i came across a very accurate description of nfp potrayed by a blogger recently….. this is exactly what these pseudo-intellectuals like nfp do when they label a beard or hijab “terrorist” instead of an attitude…… do read:

    One can just imagine, that a stray cat gets run over by a car on Khayaban-e-Shamsheer, the driver of the vehicle drives on as if nothing happened.
    Another car pulls up in front of this injured cat as it struggles to get up onto all fours. The considerate driver comes out the car to check on the status of the cat. The driver’s hands become stained … with the boold of the cat as he attempts to discover the extent of the injury.
    In the meantime a leftist journalist wades out of his house to ‘stare blankly’ at this scene. This wannabe rockstar journalist wasted and delusional, looks at this driver and identifies him as supporting a small beard and his car stereo sounding out some verses from the Quran, immediately pulls down his jeans and starts peeing on the floor as some form of protest…
    Not being able to get a reaction, he pulls out his mobile and rings up his mates Musharaf and Zardari. He cries, “Taliban” over the phone, “I’ve got a nice little earner for you”, he concludes. As if out of no where, Pak Intelligence and CIA appear, shoot the cat, take the ‘Taliban’ on a rendition flight to Bagram, where he is tortured until he is at his last few breaths and then incarcerated in Gitmo for years only to be released without charge.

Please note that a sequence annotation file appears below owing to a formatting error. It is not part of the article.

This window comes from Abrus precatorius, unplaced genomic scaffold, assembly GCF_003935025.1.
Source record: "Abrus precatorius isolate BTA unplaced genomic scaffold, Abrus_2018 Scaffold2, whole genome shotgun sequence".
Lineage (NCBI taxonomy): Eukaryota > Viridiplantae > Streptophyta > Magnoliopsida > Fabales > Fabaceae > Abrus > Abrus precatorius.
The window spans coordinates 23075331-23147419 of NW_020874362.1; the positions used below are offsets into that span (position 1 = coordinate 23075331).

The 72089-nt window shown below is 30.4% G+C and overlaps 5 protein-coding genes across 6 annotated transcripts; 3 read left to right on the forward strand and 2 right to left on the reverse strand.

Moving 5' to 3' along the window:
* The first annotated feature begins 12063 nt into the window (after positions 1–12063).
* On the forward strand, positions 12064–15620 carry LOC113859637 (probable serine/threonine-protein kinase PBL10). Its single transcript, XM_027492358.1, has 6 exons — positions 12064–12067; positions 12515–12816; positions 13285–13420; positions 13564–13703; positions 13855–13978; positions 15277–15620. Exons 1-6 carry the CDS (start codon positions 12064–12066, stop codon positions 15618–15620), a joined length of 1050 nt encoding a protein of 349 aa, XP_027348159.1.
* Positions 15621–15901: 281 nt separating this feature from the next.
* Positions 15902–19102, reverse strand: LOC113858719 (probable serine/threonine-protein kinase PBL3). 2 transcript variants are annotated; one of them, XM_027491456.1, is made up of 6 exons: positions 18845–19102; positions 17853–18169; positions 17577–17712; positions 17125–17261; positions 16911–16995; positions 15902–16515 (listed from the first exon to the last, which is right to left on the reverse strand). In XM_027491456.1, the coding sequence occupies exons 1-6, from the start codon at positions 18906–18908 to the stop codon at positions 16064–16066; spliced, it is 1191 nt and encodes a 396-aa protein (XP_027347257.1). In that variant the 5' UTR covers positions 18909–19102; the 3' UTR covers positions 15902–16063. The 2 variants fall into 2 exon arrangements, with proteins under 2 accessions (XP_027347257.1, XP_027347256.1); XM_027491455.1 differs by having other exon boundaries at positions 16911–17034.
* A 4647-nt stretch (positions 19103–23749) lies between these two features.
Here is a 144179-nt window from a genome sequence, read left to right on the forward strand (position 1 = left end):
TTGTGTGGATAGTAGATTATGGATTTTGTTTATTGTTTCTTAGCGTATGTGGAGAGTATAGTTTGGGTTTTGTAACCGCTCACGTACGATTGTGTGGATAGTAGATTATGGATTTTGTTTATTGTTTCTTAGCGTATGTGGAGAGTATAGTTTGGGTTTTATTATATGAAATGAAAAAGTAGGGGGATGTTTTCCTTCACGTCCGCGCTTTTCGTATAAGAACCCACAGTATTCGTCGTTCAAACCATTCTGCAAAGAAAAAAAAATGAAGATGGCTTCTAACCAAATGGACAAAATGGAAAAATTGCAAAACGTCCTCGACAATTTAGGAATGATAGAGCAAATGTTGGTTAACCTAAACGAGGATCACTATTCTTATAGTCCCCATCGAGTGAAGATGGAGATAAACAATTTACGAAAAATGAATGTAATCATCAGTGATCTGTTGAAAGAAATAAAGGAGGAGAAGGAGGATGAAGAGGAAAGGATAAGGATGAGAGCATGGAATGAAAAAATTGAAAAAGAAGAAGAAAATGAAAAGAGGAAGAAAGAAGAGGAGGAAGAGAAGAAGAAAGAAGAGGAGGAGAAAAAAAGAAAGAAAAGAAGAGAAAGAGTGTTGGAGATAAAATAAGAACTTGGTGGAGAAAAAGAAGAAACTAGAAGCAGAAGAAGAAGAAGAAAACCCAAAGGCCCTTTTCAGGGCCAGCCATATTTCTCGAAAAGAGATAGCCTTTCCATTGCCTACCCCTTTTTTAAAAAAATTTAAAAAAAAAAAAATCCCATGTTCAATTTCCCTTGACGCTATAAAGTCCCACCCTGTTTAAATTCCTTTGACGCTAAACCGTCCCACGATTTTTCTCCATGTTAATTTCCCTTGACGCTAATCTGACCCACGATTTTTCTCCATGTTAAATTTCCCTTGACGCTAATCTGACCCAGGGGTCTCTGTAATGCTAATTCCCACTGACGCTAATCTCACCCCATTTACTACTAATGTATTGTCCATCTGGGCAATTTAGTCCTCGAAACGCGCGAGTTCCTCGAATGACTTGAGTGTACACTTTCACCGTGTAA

13. mohammad

    First of all let me make it clear that I am not a liberal or a pseudo religious zealot fantasizing a contemptible taliban emirate but a pragmatic pakistani, now I am fuming as someone is declaring him or herself more patriotic than me. Therefore for the sake of all good things in the world I will request dear person with moniker pakpatriot to change it to talibpatriot which in more appropriate as we both understand. Now if someone is trying to intimidate others by associating himself with mindless and ungrateful criminals then that is simply self delusional as nation is quite capable of entertaining miscreants.

  14. YLH

    Ummi mian,

    Neither the Sikh nor the Jewish community have crooks like you either who make everything about women’s clothes and who condone terrorism.

  15. Ummi

    baby YLH, censoring others comments and then whining like a girl is really a liberal stunt.

    @Kher sahib: you need to study Islam101 which will help you to learn that for muslims both Quran and hadiths are equally important. Most of content in Quran are commandments and hadiths actually explain those commandments. For instance , there is no instance in Quran about how to offer prayers but there are atleast 600 verses about prayers in Quran.